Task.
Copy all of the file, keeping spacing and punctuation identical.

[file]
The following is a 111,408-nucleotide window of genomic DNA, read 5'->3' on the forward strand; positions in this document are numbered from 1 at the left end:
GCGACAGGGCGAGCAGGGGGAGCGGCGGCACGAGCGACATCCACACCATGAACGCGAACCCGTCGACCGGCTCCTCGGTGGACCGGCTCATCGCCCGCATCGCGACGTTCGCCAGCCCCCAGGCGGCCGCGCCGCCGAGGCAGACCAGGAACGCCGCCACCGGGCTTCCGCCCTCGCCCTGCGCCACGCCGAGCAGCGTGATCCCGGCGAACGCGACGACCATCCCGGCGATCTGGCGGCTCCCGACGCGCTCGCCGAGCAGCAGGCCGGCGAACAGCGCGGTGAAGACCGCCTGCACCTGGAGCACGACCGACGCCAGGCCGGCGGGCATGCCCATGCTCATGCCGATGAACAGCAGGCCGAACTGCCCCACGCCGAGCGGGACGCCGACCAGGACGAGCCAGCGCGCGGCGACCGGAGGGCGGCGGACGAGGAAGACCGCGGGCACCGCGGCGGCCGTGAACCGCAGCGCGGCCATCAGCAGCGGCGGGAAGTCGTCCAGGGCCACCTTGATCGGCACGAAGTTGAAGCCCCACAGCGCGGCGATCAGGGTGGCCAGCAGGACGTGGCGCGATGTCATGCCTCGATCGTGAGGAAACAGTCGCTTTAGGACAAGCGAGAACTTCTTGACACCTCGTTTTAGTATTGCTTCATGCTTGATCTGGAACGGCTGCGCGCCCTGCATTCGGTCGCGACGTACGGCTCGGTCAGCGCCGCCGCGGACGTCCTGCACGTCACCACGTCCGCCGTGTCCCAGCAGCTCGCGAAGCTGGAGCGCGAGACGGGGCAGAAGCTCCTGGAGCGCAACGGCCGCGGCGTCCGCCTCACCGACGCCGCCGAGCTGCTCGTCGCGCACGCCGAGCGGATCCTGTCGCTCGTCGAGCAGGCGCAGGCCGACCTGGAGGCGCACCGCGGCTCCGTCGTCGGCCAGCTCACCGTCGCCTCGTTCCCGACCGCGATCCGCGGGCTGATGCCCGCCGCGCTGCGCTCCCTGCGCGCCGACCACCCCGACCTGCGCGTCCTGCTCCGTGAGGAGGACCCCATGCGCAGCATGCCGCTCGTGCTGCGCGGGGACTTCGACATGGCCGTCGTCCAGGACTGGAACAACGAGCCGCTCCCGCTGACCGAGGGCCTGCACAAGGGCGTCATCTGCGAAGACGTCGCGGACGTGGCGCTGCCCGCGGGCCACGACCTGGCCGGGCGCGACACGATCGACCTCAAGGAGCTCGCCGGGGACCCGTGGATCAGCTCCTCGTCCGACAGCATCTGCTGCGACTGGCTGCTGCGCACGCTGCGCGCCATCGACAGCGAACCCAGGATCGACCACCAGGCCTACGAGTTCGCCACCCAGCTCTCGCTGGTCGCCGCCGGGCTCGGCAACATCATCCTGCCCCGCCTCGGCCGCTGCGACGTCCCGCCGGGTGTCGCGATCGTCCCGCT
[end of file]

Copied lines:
The following is a 111,408-nucleotide window of genomic DNA, read 5'->3' on the forward strand; positions in this document are numbered from 1 at the left end:
GCGACAGGGCGAGCAGGGGGAGCGGCGGCACGAGCGACATCCACACCATGAACGCGAACCCGTCGACCGGCTCCTCGGTGGACCGGCTCATCGCCCGCATCGCGACGTTCGCCAGCCCCCAGGCGGCCGCGCCGCCGAGGCAGACCAGGAACGCCGCCACCGGGCTTCCGCCCTCGCCCTGCGCCACGCCGAGCAGCGTGATCCCGGCGAACGCGACGACCATCCCGGCGATCTGGCGGCTCCCGACGCGCTCGCCGAGCAGCAGGCCGGCGAACAGCGCGGTGAAGACCGCCTGCACCTGGAGCACGACCGACGCCAGGCCGGCGGGCATGCCCATGCTCATGCCGATGAACAGCAGGCCGAACTGCCCCACGCCGAGCGGGACGCCGACCAGGACGAGCCAGCGCGCGGCGACCGGAGGGCGGCGGACGAGGAAGACCGCGGGCACCGCGGCGGCCGTGAACCGCAGCGCGGCCATCAGCAGCGGCGGGAAGTCGTCCAGGGCCACCTTGATCGGCACGAAGTTGAAGCCCCACAGCGCGGCGATCAGGGTGGCCAGCAGGACGTGGCGCGATGTCATGCCTCGATCGTGAGGAAACAGTCGCTTTAGGACAAGCGAGAACTTCTTGACACCTCGTTTTAGTATTGCTTCATGCTTGATCTGGAACGGCTGCGCGCCCTGCATTCGGTCGCGACGTACGGCTCGGTCAGCGCCGCCGCGGACGTCCTGCACGTCACCACGTCCGCCGTGTCCCAGCAGCTCGCGAAGCTGGAGCGCGAGACGGGGCAGAAGCTCCTGGAGCGCAACGGCCGCGGCGTCCGCCTCACCGACGCCGCCGAGCTGCTCGTCGCGCACGCCGAGCGGATCCTGTCGCTCGTCGAGCAGGCGCAGGCCGACCTGGAGGCGCACCGCGGCTCCGTCGTCGGCCAGCTCACCGTCGCCTCGTTCCCGACCGCGATCCGCGGGCTGATGCCCGCCGCGCTGCGCTCCCTGCGCGCCGACCACCCCGACCTGCGCGTCCTGCTCCGTGAGGAGGACCCCATGCGCAGCATGCCGCTCGTGCTGCGCGGGGACTTCGACATGGCCGTCGTCCAGGACTGGAACAACGAGCCGCTCCCGCTGACCGAGGGCCTGCACAAGGGCGTCATCTGCGAAGACGTCGCGGACGTGGCGCTGCCCGCGGGCCACGACCTGGCCGGGCGCGACACGATCGACCTCAAGGAGCTCGCCGGGGACCCGTGGATCAGCTCCTCGTCCGACAGCATCTGCTGCGACTGGCTGCTGCGCACGCTGCGCGCCATCGACAGCGAACCCAGGATCGACCACCAGGCCTACGAGTTCGCCACCCAGCTCTCGCTGGTCGCCGCCGGGCTCGGCAACATCATCCTGCCCCGCCTCGGCCGCTGCGACGTCCCGCCGGGTGTCGCGATCGTCCCGCT